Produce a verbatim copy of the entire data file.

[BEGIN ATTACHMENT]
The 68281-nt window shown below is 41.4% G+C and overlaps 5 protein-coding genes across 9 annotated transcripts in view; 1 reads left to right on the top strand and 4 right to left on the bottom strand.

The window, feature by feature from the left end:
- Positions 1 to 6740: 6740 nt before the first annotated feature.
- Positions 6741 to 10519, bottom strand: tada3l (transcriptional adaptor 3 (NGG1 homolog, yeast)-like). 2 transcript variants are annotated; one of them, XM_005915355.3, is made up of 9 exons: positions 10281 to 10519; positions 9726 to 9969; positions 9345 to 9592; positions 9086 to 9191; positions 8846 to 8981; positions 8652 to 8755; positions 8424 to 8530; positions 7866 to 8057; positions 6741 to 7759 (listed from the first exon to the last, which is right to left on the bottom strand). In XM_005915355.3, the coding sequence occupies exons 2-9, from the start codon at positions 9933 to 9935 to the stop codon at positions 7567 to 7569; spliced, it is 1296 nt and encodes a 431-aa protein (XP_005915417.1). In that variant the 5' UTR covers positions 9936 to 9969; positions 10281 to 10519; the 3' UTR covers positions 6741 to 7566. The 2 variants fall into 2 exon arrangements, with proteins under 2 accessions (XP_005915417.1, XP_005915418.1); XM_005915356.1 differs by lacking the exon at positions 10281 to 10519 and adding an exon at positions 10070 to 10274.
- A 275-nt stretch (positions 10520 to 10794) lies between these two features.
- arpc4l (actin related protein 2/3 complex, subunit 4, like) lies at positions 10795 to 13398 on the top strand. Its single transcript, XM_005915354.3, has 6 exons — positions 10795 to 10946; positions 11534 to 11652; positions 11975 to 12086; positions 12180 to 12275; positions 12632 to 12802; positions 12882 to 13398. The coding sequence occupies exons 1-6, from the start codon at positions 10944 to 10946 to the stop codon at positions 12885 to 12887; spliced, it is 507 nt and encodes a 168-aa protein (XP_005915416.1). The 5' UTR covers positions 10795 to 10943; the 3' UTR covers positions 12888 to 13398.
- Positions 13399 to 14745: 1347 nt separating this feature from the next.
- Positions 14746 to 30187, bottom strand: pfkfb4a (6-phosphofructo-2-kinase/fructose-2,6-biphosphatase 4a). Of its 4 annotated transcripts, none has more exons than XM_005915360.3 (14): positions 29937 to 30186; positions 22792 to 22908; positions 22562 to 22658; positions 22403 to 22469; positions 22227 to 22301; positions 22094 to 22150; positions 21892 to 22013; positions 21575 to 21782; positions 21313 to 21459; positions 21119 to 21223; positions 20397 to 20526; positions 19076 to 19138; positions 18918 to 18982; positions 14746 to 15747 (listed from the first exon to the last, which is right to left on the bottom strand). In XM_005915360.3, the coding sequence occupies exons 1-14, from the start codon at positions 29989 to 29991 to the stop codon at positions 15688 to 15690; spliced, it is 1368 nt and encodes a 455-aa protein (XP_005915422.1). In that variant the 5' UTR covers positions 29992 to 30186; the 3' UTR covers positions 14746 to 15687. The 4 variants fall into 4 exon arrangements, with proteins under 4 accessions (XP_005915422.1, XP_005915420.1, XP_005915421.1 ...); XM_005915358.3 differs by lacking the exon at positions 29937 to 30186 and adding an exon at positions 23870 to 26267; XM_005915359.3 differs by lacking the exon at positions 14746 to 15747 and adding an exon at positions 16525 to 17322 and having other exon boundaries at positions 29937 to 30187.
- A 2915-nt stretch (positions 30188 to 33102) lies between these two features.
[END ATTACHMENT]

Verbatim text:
The 68281-nt window shown below is 41.4% G+C and overlaps 5 protein-coding genes across 9 annotated transcripts in view; 1 reads left to right on the top strand and 4 right to left on the bottom strand.

The window, feature by feature from the left end:
- Positions 1 to 6740: 6740 nt before the first annotated feature.
- Positions 6741 to 10519, bottom strand: tada3l (transcriptional adaptor 3 (NGG1 homolog, yeast)-like). 2 transcript variants are annotated; one of them, XM_005915355.3, is made up of 9 exons: positions 10281 to 10519; positions 9726 to 9969; positions 9345 to 9592; positions 9086 to 9191; positions 8846 to 8981; positions 8652 to 8755; positions 8424 to 8530; positions 7866 to 8057; positions 6741 to 7759 (listed from the first exon to the last, which is right to left on the bottom strand). In XM_005915355.3, the coding sequence occupies exons 2-9, from the start codon at positions 9933 to 9935 to the stop codon at positions 7567 to 7569; spliced, it is 1296 nt and encodes a 431-aa protein (XP_005915417.1). In that variant the 5' UTR covers positions 9936 to 9969; positions 10281 to 10519; the 3' UTR covers positions 6741 to 7566. The 2 variants fall into 2 exon arrangements, with proteins under 2 accessions (XP_005915417.1, XP_005915418.1); XM_005915356.1 differs by lacking the exon at positions 10281 to 10519 and adding an exon at positions 10070 to 10274.
- A 275-nt stretch (positions 10520 to 10794) lies between these two features.
- arpc4l (actin related protein 2/3 complex, subunit 4, like) lies at positions 10795 to 13398 on the top strand. Its single transcript, XM_005915354.3, has 6 exons — positions 10795 to 10946; positions 11534 to 11652; positions 11975 to 12086; positions 12180 to 12275; positions 12632 to 12802; positions 12882 to 13398. The coding sequence occupies exons 1-6, from the start codon at positions 10944 to 10946 to the stop codon at positions 12885 to 12887; spliced, it is 507 nt and encodes a 168-aa protein (XP_005915416.1). The 5' UTR covers positions 10795 to 10943; the 3' UTR covers positions 12888 to 13398.
- Positions 13399 to 14745: 1347 nt separating this feature from the next.
- Positions 14746 to 30187, bottom strand: pfkfb4a (6-phosphofructo-2-kinase/fructose-2,6-biphosphatase 4a). Of its 4 annotated transcripts, none has more exons than XM_005915360.3 (14): positions 29937 to 30186; positions 22792 to 22908; positions 22562 to 22658; positions 22403 to 22469; positions 22227 to 22301; positions 22094 to 22150; positions 21892 to 22013; positions 21575 to 21782; positions 21313 to 21459; positions 21119 to 21223; positions 20397 to 20526; positions 19076 to 19138; positions 18918 to 18982; positions 14746 to 15747 (listed from the first exon to the last, which is right to left on the bottom strand). In XM_005915360.3, the coding sequence occupies exons 1-14, from the start codon at positions 29989 to 29991 to the stop codon at positions 15688 to 15690; spliced, it is 1368 nt and encodes a 455-aa protein (XP_005915422.1). In that variant the 5' UTR covers positions 29992 to 30186; the 3' UTR covers positions 14746 to 15687. The 4 variants fall into 4 exon arrangements, with proteins under 4 accessions (XP_005915422.1, XP_005915420.1, XP_005915421.1 ...); XM_005915358.3 differs by lacking the exon at positions 29937 to 30186 and adding an exon at positions 23870 to 26267; XM_005915359.3 differs by lacking the exon at positions 14746 to 15747 and adding an exon at positions 16525 to 17322 and having other exon boundaries at positions 29937 to 30187.
- A 2915-nt stretch (positions 30188 to 33102) lies between these two features.